Issey Miyake installs pleating machine at Homme Plissé Tokyo flagship

Issey Miyake installs pleating machine at Homme Plissé Tokyo flagship

The silver machine hums quietly as it sets to work: two large rolls of white paper slowly rotate as an orange top is inserted between them, its alignment guided by green lights, before emerging on the other side just minutes later – perfectly pleated. This is a spectacle that will now unfold regularly at the first flagship store for Homme Plissé Issey Miyake, which has just opened its doors in Tokyo’s Minami-Aoyama district.

In a first for the Japanese brand, the pleating machine – used to create Issey Miyake’s signature pleated fabric – will be on full display to customers, behind walls of glass at the rear of the store. Issey Miyake has long been famed for its pleating technology, which tends to be shrouded in industry secrecy (a pleating machine has only been on public display once before, during a major 2016 exhibition celebrating Issey Miyake’s work at the National Art Center in Tokyo).

The flagship interiors were created by Tokyo-based designer Yoshioka Tokujin, a decades-long Miyake collaborator (this is, impressively, his 17th store). Fusing the high-tech with the handcrafted, the store concept was inspired by the concept of monozukuri no gemba – ‘making things’. Spanning 225sq m in a 1970s building, the store covers an area where, until recently, three clothing shops were located, with Tokujin knocking down interior walls to create an open, airy space.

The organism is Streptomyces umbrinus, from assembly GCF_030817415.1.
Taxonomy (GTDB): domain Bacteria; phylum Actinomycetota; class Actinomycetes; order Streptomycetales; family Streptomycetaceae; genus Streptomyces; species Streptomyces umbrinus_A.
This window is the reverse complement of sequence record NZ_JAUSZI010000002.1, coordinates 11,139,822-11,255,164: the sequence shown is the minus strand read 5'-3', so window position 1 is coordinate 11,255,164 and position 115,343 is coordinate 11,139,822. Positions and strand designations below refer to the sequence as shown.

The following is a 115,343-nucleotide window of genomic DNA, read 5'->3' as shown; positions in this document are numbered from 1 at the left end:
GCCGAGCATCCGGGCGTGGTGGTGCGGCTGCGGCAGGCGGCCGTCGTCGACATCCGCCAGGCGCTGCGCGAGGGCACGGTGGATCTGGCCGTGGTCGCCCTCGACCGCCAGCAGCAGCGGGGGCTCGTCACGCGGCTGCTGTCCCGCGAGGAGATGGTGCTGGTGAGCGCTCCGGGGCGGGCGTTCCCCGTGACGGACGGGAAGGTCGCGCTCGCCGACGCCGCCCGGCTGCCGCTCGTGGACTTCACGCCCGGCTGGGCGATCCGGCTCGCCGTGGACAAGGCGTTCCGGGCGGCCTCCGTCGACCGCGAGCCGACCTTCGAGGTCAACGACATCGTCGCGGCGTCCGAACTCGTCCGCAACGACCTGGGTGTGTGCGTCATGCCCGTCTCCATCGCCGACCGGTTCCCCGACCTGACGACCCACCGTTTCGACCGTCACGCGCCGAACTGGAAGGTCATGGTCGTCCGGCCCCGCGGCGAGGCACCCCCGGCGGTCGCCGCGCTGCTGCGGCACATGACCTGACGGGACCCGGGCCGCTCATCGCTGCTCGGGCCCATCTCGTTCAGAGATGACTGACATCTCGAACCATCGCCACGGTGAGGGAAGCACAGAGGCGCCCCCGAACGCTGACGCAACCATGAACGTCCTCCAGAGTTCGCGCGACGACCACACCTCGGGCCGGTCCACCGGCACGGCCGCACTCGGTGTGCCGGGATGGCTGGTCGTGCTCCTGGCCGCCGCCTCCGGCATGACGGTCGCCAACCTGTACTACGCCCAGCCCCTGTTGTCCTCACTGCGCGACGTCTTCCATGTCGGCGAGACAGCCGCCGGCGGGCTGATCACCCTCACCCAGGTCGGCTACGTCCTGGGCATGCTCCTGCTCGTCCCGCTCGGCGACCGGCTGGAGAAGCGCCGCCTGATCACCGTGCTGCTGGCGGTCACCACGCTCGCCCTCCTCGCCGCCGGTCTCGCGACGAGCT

A sense of lightness is bolstered by raw concrete walls whose exposed markings create an almost impressionistic feel, with paint-like daubs and industrial etchings in natural shades of white, grey, cream and peach – a perfect foil for the jewel-like pops of colour from the minimally-curated Homme Plissé collections on display. Added to the mix are mirror panels; soft grey wool cubed seating; and matte black steel clothing rails – clean-lined, graphic and angular – that appear to float weightlessly in the air, alongside seamlessly swiveling hangers.

‘I tried to keep the original texture of the building,’ Tokujin tells Wallpaper* ahead of the opening. ‘I wanted to express the feeling that time has passed. I think that designing a space is changing today because now you can buy everything online. I wanted to give value to customers coming into the shop. So I created a special space for the pleating machine, so that visitors can watch and experience the excitement of making things in front of them.’

Exclusive to the store is the limited edition COLOR collection of long-sleeved T-shirts in ten shades, with a new black ‘Aoyama’ logo designed by art director Katsumi Asaba on the back – all pleated on-site, behind a wall of glass. Each garment is cut and sewn to 1.5 times its final size, before being fed into the 1997 silver-painted Kyoto-made pleating. Labels are sewn in before they are wrapped in packaging made from used white pleating paper. The pleating is carried out by two Issey Miyake engineers (they normally work at Issey Miyake’s Pleats Kobo – a Tokyo design laboratory devoted to fabric pleating) clad stylishly, of course, in top-to-toe pleats, from caps to jumpsuits.

The new flagship cements Minami-Aoyama’s status as a mecca for all things Issey Miyake. The street is already home to over half a dozen of their stores – from Issey Miyake, Pleats Please and HaaT to Reality Lab Issey Miyake (located on the site of Miyake’s first 1976 shop). §

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